• Abstract:  Two hundred years ago, Thomas Jefferson asserted that no law "ought to be dearer to man than that which protects the rights of conscience against the enterprises of the civil authority." Since then, freedom of conscience has continued to be heralded as a fundamental principle of American society. Indeed, many current policy debates--most notably in the medical and military contexts--are predicated on the theory that claims of conscience are worthy of legal respect. This Article, which offers a comprehensive account of the contemporary treatment of conscience, challenges established assumptions and seeks to reframe the debate about the normative value of conscience in American society. This Article first clarifies contemporary understandings of conscience by systematically analyzing its treatment in positive law. It looks beyond the traditional medical, military, and religious contexts, giving a descriptive account of law's treatment of conscience across various substantive realms, including tax evasion, civil disobedience, discrimination, and even violent terrorism. It demonstrates that legal accommodations are typically granted on an ad hoc basis, without a guiding doctrinal principle. If there is a consistent and coherent justification for treating cases differently, our legal system has thus far failed to provide it. This Article concludes that, in order for American law to reflect the kind of robust, autonomy-based respect for conscience to which every pluralistic society aspires, we must agree on a content-neutral guiding principle for negotiating future claims for legal accommodation. The alternative, the Article posits, is to concede that American society has abandoned the fundamental purpose of conscientious accommodation--namely, protecting the individual from oppressive majoritarian understandings of morality.

Shuman AG, Khan AA, Moyer JS, Prince ME, Fins JJ. When negative rights become positive entitlements: complicity, conscience, and caregiving. J Clin Ethics. 2012 Winter;23(4):308-15. PubMed PMID: 23469691.

 

Strickland SL. Conscientious objection in medical students: a questionnaire survey. J Med Ethics. 2012 Jan;38(1):22-5. doi: 10.1136/jme.2011.042770. Epub 2011 Jul 18. PubMed PMID: 21768618.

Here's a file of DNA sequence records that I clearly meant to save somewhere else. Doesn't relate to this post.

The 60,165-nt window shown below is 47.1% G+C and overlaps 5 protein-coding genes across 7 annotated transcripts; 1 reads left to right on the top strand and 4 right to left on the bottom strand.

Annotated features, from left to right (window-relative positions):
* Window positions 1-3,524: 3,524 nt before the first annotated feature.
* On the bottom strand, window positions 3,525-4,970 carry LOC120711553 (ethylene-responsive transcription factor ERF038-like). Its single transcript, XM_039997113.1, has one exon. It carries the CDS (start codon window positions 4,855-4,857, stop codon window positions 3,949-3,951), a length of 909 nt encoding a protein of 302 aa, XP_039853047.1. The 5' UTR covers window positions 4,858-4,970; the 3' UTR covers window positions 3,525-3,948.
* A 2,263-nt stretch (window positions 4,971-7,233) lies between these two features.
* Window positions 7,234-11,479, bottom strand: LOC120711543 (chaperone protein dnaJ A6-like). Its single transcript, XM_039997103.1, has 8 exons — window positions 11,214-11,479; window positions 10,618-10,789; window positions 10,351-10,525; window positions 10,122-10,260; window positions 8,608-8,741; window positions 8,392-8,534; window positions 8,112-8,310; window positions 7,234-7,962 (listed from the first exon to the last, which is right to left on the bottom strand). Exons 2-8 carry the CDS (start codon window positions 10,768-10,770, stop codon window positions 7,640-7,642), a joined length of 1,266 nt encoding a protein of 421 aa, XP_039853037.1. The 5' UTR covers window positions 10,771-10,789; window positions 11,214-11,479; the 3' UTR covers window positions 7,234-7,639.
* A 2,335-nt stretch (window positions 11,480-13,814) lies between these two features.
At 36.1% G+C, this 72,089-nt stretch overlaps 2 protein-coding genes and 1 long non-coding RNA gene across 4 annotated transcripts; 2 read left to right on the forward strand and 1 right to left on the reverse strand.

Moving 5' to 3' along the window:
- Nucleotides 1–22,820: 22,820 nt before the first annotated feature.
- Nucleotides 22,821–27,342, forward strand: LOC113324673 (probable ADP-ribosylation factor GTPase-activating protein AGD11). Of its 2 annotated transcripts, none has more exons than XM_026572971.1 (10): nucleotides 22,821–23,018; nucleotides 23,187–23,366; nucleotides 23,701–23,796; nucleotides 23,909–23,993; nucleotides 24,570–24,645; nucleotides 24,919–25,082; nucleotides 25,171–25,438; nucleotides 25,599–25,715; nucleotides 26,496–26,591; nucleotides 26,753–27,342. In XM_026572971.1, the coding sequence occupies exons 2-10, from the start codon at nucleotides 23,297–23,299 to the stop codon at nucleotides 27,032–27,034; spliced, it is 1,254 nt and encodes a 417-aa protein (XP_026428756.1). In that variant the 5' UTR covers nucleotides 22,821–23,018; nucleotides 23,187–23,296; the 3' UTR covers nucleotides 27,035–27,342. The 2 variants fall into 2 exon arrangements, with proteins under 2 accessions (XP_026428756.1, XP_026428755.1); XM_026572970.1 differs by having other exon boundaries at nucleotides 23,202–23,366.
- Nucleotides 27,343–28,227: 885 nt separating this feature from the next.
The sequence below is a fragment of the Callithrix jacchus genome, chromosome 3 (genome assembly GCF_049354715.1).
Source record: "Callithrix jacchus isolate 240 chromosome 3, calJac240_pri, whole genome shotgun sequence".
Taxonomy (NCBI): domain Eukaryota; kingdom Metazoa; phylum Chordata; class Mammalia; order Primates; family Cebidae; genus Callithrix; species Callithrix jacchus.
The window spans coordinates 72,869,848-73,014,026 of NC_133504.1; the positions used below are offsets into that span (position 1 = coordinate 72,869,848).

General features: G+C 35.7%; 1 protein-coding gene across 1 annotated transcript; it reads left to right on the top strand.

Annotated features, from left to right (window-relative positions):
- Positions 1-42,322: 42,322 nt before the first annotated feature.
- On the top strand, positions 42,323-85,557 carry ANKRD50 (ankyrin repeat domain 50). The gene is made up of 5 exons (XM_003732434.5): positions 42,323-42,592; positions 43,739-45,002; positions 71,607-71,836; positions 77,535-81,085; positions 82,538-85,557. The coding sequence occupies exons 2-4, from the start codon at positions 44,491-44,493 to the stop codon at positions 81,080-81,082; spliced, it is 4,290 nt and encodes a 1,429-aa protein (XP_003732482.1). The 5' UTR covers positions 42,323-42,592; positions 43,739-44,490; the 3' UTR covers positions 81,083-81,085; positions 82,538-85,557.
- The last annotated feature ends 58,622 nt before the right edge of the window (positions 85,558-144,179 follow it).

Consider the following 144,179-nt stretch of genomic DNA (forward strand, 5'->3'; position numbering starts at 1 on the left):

• Abstract: Objective: To explore attitudes towards conscientious objections among medical students in the UK.

Methods: Medical students at St George's University of London, Cardiff University, King's College London and Leeds University were emailed a link to an anonymous online questionnaire, hosted by an online survey company. The questionnaire contained nine questions. A total of 733 medical students responded.

Results: Nearly half of the students in this survey stated that they believed in the right of doctors to conscientiously object to any procedure. Demand for the right to conscientiously object is greater in Muslim medical students when compared with other groups of religious medical students.

Discussion: Abortion continues to be a contentious issue among medical students and this may contribute to the looming crisis in abortion services over the coming years. This project sheds some light on how future doctors view some of their ethical rights and obligations.  Using empirical evidence, it reveals that conscientious objection is an issue in the UK medical student body today. These data could help anticipate problems that may arise when these medical students qualify and practise medicine in the community.

Conclusion: Clearer guidance is needed for medical students about the issue of conscientious objection at medical school.

Sulmasy, DP.  Conscience and clinical care.  Transcript, Medconference 2012. (19-21 October, 2012) The American Association of Medicine and the Person.

Daniel P. Sulmasy

  • . . . Conscience gets really misunderstood, and part of my task is to help you think more clearly about what it is we actually talk about when we talk about conscience. Many of us are still in some ways, are suffering from a disservice that was done to us in grammar school, or we never get beyond the grammar school conception of conscience. I don't know if it translates to other cultures, but American nuns used to talk to us about the good angel on one shoulder and the bad angel on the other, and that was the way we were taught to think about conscience, or as little voices that tell us what we ought to do. We somehow have this idea that it's a sort of direct intuition of what is right and wrong, that it just comes to everybody automatically and privately or that now, in the era of neuroscience and neuro-ethics, that there will be a brain center that we will find, or that will light up on a PET scan and that will tell us the difference between right and wrong. . .

Timm K. An examination of conscience: the Catholic identity of Catholic health care. Health Prog. 2012 Jan-Feb;93(1):6-11. PubMed PMID: 22288240.

 

The American Medical Association Code of Medical Ethics' opinions on confidential care for sexually active minors and physicians' exercise of conscience in refusal of services. Virtual Mentor. 2012 Feb 1;14(2):118-20. doi: 10.1001/virtualmentor.2012.14.2.coet1-1202. PubMed PMID: 23116952.